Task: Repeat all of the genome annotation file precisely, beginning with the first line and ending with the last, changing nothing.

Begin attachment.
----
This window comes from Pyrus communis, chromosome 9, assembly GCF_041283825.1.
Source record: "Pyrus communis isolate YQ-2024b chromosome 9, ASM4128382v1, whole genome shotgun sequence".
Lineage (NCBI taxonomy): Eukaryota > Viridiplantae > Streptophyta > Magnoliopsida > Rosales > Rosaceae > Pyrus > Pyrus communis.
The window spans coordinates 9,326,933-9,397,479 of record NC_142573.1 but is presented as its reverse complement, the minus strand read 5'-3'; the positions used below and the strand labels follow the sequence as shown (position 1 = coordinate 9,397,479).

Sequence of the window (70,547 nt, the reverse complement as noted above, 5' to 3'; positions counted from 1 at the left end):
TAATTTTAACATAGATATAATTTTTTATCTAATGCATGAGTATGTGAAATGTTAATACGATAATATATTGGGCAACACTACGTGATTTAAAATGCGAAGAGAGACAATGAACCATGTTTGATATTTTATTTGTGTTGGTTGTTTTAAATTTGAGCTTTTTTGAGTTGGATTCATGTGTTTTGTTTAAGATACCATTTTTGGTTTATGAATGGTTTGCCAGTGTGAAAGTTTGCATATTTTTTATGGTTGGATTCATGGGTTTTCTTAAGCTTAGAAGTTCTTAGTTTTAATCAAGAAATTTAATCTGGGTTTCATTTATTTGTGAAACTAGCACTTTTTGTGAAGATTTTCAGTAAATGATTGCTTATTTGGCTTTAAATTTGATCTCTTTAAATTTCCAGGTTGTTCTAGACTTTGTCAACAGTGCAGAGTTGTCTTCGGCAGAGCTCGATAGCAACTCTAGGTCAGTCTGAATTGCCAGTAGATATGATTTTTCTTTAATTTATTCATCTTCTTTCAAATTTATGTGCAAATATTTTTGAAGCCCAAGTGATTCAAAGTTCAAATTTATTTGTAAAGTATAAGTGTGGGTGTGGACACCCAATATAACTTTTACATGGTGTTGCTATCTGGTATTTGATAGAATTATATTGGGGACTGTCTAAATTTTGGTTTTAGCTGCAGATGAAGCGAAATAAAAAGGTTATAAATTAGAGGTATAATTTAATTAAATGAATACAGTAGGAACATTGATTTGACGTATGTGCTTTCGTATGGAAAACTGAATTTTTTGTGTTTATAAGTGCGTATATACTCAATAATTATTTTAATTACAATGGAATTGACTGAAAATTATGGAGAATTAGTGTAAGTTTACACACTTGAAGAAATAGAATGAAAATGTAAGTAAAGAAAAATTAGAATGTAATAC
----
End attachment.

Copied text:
This window comes from Pyrus communis, chromosome 9, assembly GCF_041283825.1.
Source record: "Pyrus communis isolate YQ-2024b chromosome 9, ASM4128382v1, whole genome shotgun sequence".
Lineage (NCBI taxonomy): Eukaryota > Viridiplantae > Streptophyta > Magnoliopsida > Rosales > Rosaceae > Pyrus > Pyrus communis.
The window spans coordinates 9,326,933-9,397,479 of record NC_142573.1 but is presented as its reverse complement, the minus strand read 5'-3'; the positions used below and the strand labels follow the sequence as shown (position 1 = coordinate 9,397,479).

Sequence of the window (70,547 nt, the reverse complement as noted above, 5' to 3'; positions counted from 1 at the left end):
TAATTTTAACATAGATATAATTTTTTATCTAATGCATGAGTATGTGAAATGTTAATACGATAATATATTGGGCAACACTACGTGATTTAAAATGCGAAGAGAGACAATGAACCATGTTTGATATTTTATTTGTGTTGGTTGTTTTAAATTTGAGCTTTTTTGAGTTGGATTCATGTGTTTTGTTTAAGATACCATTTTTGGTTTATGAATGGTTTGCCAGTGTGAAAGTTTGCATATTTTTTATGGTTGGATTCATGGGTTTTCTTAAGCTTAGAAGTTCTTAGTTTTAATCAAGAAATTTAATCTGGGTTTCATTTATTTGTGAAACTAGCACTTTTTGTGAAGATTTTCAGTAAATGATTGCTTATTTGGCTTTAAATTTGATCTCTTTAAATTTCCAGGTTGTTCTAGACTTTGTCAACAGTGCAGAGTTGTCTTCGGCAGAGCTCGATAGCAACTCTAGGTCAGTCTGAATTGCCAGTAGATATGATTTTTCTTTAATTTATTCATCTTCTTTCAAATTTATGTGCAAATATTTTTGAAGCCCAAGTGATTCAAAGTTCAAATTTATTTGTAAAGTATAAGTGTGGGTGTGGACACCCAATATAACTTTTACATGGTGTTGCTATCTGGTATTTGATAGAATTATATTGGGGACTGTCTAAATTTTGGTTTTAGCTGCAGATGAAGCGAAATAAAAAGGTTATAAATTAGAGGTATAATTTAATTAAATGAATACAGTAGGAACATTGATTTGACGTATGTGCTTTCGTATGGAAAACTGAATTTTTTGTGTTTATAAGTGCGTATATACTCAATAATTATTTTAATTACAATGGAATTGACTGAAAATTATGGAGAATTAGTGTAAGTTTACACACTTGAAGAAATAGAATGAAAATGTAAGTAAAGAAAAATTAGAATGTAATAC